Macs and ICT in the creative curriculum

As someone who has predominantly used Macs for the last 20 years for learning, professional and personal use it has always amazed and frustrated me that they are not used more widely in UK schools. Thankfully, I’ve now started to see the tide turn with a growing number of educators realising that there is more (much, much more) to the world of ICT in education than PCs and Microsoft Office.

In my role as Community Governor to a local primary school I see the day to day impact of ICT policy on children’s learning and today I had the pleasure of spending a couple of hours working with children and staff at Bridgewater Primary School on a Mac based learning project they are piloting with the help of two MacBooks provided by the local council.

The learning intention was to create a short video based advert for the school using footage taken by the children and edited in iMovie. I’ve been involved with creating advertising, videos and TV commercials for many years now and it was so refreshing to see the children excited, engaged and full of ideas regarding how they think an advert should work and for them to describe what they believe the ingredients of a successful advert are.

They brainstormed in groups and created a checklist for their advert: smiling faces, children playing, teachers helping children, bright colours, happy music, funny. Pretty impressive stuff and, to be honest, apart from some more sophisticated language, it’s not far off the type of brief us ‘professionals’ might come up with. Bridgewater has successfully implemented a creative curriculum over the last 18 months and so, in many ways, it’s not surprising that the children are able to think in such a way. They’re young ideas people and it’s a great thing to see.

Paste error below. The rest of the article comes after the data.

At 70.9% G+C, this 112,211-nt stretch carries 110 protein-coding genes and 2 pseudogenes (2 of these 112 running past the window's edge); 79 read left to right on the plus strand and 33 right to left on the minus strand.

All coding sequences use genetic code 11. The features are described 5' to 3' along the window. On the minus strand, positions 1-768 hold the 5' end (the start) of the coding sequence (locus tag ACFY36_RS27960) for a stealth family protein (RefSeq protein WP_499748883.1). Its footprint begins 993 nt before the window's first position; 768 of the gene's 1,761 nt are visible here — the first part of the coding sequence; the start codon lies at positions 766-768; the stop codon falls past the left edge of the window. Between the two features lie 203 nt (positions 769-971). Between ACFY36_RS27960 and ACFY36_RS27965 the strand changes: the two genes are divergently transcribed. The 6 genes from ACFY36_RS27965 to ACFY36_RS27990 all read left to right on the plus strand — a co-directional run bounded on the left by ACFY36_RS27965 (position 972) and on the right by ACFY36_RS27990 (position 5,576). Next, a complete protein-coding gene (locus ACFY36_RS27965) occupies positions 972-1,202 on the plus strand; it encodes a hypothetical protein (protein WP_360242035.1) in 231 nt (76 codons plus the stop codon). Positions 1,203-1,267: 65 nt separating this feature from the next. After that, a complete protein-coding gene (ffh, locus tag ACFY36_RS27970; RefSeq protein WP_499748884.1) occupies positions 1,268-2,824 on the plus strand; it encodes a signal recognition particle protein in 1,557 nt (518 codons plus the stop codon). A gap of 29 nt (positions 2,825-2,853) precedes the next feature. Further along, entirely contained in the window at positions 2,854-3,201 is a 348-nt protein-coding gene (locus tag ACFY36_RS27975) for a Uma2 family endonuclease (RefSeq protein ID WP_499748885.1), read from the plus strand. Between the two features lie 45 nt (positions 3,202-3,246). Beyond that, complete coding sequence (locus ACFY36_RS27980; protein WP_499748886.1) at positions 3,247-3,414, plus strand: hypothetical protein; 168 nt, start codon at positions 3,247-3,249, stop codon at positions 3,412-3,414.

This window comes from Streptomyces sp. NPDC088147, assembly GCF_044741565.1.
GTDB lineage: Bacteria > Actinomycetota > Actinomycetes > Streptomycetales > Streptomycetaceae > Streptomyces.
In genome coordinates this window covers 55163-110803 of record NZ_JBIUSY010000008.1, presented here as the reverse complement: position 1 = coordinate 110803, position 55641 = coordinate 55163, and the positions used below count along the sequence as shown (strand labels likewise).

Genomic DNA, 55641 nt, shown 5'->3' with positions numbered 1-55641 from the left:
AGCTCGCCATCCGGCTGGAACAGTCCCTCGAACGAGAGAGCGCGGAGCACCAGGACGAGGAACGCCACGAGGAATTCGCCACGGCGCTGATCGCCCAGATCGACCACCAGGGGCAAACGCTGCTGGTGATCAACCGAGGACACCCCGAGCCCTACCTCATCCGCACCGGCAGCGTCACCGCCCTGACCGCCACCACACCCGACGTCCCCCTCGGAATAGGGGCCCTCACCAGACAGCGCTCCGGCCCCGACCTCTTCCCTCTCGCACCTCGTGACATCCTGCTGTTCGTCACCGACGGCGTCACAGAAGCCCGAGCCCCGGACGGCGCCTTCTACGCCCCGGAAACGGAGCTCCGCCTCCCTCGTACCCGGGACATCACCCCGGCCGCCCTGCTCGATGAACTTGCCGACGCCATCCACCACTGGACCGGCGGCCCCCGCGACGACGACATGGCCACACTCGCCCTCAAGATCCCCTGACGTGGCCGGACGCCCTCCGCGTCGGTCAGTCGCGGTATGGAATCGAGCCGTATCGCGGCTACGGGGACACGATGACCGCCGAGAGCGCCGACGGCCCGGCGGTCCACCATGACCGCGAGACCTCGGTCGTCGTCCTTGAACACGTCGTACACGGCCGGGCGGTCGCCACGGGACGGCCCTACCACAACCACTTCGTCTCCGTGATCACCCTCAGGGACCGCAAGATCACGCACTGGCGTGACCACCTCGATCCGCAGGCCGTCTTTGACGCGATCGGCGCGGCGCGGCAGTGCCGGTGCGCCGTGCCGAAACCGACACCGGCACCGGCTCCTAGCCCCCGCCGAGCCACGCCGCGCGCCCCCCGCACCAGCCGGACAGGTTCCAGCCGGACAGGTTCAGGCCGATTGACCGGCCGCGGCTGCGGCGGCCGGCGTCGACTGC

So, on to the technical part of the project. The children are given a 5 minute tour of iMovie by Miss Hawley and away they go. They intuitively find their way around the software with little help and get stuck in to editing existing clips as a way of learning the programme.

I worked with one group on an older version of iMovie and two other groups used the MacBooks with the latest version. The point is that the children didn’t care what the software was or which version they were using and I can’t recall any of them asking if they were using a Mac or a PC. They were editing video, it was quick and easy and allowed them to be creative and that’s all that mattered to them. And that’s all that really should matter for their learning journey.

I’m looking forward to seeing how the children progressed with their advert creation and would love to see more of this type of intuitive creative software in the school. Bridgewater has already used Garageband in their music lessons and I know that the teaching staff have the ability to embed ICT into the curriculum in really interesting and engaging ways (Mario & Sonic at the Olympic Winter Games being used to introduce reception children to the Winter Olympics was inspired!).

Engine Creative has donated a Mac to the school to help them on the way and we and other private sector companies should really do more. By investing in education we not only give something back but we can learn so much regardless of whether or not we’re a Mac or a PC.

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